Spanish digital copyright levies ruled illegal

The EU has declared today that the laws in Spain governing the payment digital copyright levies by private companies to artists for use of their work is not inline with EU legislation.

The EU tribunal has been examining Spain’s laws with regards to copyright in a lawsuit between the General Society of Authors and Editors and the audiovisual company, Padwan S.L., which is refusing to pay compensation to the society because it says it’s goods are not always used to copy work protected by copyright laws.

The General Society of Authors and Editors wants Padawan – a company which sells CD’s, DVD’s and MP3’s – to pay 16,759,25 euros in compensation which it says is the amount corresponding to the company’s sales between September 2002 and September 2004.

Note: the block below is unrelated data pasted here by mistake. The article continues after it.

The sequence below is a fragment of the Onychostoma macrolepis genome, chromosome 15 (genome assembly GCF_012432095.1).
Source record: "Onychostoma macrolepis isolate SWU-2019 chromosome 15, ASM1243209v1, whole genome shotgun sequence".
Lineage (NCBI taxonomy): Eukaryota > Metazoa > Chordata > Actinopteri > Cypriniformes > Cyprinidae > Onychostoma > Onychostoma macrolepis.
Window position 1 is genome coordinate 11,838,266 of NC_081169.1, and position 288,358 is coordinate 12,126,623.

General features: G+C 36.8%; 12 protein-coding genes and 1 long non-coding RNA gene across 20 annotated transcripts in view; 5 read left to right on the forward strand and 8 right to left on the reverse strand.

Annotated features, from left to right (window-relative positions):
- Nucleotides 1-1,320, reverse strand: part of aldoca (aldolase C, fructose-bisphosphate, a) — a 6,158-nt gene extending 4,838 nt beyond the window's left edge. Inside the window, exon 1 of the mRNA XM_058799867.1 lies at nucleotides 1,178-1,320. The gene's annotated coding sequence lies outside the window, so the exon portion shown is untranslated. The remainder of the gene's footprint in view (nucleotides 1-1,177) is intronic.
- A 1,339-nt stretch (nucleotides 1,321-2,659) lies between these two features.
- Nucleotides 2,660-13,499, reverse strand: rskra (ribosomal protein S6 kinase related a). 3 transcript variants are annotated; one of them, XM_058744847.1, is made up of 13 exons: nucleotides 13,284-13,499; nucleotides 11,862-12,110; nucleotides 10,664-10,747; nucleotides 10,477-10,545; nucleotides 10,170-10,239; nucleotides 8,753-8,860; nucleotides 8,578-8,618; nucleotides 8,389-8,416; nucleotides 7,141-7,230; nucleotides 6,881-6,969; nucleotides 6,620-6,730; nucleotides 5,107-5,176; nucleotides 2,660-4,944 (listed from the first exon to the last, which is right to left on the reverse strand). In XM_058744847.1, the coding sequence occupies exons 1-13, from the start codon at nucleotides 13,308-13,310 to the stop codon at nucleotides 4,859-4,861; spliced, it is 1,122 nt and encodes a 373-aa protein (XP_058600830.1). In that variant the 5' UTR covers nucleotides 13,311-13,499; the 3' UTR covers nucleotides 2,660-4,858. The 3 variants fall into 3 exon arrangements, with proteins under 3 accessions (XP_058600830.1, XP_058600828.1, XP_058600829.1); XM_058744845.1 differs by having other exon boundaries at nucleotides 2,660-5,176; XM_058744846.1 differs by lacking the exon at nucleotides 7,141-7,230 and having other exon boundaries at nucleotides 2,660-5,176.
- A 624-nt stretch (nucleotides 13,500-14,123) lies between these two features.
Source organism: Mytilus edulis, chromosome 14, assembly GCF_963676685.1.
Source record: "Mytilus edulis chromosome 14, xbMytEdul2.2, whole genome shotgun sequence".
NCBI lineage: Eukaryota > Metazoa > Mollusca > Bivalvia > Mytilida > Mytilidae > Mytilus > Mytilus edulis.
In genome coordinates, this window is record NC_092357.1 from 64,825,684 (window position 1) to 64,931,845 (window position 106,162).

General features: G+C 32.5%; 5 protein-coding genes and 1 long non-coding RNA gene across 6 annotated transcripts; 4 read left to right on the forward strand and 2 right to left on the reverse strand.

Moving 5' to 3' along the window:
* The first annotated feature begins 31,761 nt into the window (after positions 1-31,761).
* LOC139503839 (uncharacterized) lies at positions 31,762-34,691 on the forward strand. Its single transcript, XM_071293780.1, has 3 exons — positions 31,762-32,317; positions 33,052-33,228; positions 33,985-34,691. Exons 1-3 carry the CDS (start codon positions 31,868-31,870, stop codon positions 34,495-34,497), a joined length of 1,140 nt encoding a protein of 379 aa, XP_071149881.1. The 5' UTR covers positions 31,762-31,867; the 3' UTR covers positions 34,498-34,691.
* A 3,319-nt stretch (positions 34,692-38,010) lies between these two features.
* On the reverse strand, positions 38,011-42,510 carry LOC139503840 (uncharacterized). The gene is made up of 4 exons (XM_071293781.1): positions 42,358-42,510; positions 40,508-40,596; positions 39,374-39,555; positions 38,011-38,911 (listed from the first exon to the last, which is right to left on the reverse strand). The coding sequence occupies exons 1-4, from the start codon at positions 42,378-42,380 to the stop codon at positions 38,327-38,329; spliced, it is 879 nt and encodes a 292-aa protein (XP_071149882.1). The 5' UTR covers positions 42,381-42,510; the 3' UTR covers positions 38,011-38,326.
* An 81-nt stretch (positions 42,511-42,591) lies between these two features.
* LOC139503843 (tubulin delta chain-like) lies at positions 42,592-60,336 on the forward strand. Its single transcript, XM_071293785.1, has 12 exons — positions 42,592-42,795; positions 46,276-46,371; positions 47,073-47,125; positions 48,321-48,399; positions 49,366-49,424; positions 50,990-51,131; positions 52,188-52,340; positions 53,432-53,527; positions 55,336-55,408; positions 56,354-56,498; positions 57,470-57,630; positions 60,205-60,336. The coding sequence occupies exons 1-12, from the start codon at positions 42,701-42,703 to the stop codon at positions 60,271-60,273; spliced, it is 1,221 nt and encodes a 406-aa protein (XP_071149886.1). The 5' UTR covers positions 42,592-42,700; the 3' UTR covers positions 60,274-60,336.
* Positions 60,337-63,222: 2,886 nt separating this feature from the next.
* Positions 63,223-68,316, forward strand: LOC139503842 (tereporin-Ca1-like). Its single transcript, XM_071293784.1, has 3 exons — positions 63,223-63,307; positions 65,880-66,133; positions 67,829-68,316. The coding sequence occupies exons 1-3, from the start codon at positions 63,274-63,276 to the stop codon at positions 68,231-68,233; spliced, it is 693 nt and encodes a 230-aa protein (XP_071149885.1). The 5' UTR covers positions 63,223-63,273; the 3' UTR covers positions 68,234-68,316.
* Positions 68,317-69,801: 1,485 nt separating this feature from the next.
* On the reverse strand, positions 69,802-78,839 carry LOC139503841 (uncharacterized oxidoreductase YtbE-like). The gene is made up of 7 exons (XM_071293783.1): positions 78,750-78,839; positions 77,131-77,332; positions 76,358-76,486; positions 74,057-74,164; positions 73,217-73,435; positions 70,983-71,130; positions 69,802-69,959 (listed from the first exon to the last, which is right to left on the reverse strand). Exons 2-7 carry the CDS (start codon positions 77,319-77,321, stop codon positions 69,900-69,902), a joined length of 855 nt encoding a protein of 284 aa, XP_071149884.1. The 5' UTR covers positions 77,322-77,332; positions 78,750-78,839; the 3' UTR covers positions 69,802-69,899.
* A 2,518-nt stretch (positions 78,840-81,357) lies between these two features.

A regional court in Barcelona asked the EU tribunal for guidance over the question of the criteria for determining the amount of ‘fair compensation’ payable to authors in relation to the sale of material used to copy their work.

In its sentence today the EU tribunal referred to the European Directive 2001/29/CE on determined aspects of the rights of authors and the exclusive rights of authors in relation to the reproduction of visual, audio and audiovisual material.

Nevertheless, it also admitted that countries can authorize private copying on the condition that fair compensation is paid to authors for the use of their work.